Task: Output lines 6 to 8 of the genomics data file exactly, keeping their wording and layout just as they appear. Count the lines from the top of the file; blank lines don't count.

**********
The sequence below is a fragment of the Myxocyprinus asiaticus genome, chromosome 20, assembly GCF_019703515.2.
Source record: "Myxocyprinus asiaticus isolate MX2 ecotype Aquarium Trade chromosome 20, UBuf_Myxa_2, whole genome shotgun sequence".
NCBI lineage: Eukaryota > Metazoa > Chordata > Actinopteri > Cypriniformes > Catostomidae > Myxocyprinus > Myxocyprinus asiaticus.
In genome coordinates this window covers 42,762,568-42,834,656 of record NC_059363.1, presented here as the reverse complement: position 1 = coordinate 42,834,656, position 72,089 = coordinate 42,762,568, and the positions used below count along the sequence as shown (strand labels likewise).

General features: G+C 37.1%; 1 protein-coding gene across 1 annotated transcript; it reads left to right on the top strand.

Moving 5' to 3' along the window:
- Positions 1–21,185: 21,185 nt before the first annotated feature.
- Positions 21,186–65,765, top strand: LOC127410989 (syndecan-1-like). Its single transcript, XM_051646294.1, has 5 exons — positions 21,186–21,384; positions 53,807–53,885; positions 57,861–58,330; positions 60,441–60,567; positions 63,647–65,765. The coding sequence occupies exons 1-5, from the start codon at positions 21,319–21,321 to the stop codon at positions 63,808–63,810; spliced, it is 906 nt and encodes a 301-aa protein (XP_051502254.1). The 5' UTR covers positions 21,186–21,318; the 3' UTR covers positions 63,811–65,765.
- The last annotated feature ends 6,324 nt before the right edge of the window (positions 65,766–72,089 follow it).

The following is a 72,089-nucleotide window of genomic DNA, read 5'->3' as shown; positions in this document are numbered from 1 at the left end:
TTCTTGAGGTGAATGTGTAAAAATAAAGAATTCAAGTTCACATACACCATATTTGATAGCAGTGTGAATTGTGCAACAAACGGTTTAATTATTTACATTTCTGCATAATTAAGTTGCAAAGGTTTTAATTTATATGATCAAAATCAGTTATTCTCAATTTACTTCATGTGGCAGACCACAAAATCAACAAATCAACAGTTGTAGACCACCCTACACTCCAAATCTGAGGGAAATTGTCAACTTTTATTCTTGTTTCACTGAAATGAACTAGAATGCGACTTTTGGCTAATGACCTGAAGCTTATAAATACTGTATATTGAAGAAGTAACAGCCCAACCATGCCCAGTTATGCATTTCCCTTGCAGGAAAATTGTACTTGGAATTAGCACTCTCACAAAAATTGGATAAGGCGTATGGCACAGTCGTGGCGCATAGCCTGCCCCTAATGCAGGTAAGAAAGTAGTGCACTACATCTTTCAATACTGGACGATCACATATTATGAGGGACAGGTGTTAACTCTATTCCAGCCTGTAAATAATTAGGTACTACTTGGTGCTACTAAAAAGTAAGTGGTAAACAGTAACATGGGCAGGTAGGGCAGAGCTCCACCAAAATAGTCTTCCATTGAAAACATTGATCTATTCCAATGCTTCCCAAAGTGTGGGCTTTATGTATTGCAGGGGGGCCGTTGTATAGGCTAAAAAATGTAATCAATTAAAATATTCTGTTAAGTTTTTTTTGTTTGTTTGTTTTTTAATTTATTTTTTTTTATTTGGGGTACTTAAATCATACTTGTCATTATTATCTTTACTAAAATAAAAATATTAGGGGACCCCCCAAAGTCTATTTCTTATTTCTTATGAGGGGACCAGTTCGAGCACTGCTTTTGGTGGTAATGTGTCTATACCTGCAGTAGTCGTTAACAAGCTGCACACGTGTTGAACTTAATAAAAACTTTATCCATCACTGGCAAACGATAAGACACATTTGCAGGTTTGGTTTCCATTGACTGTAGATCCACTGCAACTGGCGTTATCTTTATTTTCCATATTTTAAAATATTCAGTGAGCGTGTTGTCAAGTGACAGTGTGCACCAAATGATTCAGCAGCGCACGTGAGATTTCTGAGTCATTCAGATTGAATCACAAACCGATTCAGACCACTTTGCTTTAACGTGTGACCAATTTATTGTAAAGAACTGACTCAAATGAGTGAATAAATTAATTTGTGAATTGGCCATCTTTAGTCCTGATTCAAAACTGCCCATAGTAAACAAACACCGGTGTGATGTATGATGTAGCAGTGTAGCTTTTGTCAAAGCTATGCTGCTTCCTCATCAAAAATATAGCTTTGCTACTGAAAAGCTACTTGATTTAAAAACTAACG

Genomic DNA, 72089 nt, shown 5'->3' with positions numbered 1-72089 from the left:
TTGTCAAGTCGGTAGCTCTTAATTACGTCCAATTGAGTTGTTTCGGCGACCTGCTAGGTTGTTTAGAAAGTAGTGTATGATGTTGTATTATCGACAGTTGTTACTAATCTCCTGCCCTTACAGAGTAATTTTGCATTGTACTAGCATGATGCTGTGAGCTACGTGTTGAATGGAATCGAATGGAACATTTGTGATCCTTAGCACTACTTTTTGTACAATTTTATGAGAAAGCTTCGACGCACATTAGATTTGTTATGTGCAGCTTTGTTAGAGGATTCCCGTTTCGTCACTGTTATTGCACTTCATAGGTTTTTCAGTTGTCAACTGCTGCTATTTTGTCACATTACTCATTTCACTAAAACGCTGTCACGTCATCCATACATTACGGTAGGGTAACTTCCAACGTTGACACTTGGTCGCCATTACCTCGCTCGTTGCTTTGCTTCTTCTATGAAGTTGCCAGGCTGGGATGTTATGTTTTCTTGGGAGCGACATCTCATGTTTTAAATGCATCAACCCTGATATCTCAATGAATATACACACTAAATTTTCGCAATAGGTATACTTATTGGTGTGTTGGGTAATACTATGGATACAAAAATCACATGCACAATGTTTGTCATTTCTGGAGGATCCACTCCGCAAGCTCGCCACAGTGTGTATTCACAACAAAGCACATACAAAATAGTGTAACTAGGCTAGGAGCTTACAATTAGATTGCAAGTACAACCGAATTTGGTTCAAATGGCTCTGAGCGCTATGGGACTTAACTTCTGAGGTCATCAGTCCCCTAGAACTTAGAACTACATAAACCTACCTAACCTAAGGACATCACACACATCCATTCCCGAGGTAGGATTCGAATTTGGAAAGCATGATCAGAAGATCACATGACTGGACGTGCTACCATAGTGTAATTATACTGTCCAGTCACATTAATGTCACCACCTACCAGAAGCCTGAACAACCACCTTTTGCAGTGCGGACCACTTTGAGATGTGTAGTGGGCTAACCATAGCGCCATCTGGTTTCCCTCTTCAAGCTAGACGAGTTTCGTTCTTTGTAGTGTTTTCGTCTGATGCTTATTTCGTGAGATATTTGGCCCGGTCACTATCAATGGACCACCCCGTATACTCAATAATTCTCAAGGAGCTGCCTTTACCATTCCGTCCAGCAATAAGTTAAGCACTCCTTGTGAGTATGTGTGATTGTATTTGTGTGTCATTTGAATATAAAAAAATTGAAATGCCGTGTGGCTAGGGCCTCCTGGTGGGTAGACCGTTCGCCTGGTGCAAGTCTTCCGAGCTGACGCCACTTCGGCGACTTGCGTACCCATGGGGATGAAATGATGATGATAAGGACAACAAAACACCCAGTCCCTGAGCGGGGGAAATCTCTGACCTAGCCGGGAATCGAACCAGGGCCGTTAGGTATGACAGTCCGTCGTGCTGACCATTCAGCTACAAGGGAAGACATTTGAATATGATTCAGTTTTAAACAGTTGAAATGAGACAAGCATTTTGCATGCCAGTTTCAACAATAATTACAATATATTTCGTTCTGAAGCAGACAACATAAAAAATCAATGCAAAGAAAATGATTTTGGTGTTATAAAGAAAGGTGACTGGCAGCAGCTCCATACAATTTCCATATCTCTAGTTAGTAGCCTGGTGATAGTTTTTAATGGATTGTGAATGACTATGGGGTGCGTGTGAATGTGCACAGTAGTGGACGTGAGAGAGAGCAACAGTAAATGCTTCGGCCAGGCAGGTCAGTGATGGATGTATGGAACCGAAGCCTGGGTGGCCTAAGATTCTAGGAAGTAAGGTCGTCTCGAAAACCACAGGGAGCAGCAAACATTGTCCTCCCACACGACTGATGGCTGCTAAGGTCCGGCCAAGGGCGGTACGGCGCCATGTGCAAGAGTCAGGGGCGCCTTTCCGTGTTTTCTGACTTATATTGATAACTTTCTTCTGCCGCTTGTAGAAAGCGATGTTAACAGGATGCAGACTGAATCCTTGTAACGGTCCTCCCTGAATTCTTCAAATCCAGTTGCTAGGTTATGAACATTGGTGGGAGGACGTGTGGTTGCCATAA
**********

Moving 5' to 3' along the window:
- Positions 1–21,185: 21,185 nt before the first annotated feature.
- Positions 21,186–65,765, top strand: LOC127410989 (syndecan-1-like). Its single transcript, XM_051646294.1, has 5 exons — positions 21,186–21,384; positions 53,807–53,885; positions 57,861–58,330; positions 60,441–60,567; positions 63,647–65,765. The coding sequence occupies exons 1-5, from the start codon at positions 21,319–21,321 to the stop codon at positions 63,808–63,810; spliced, it is 906 nt and encodes a 301-aa protein (XP_051502254.1). The 5' UTR covers positions 21,186–21,318; the 3' UTR covers positions 63,811–65,765.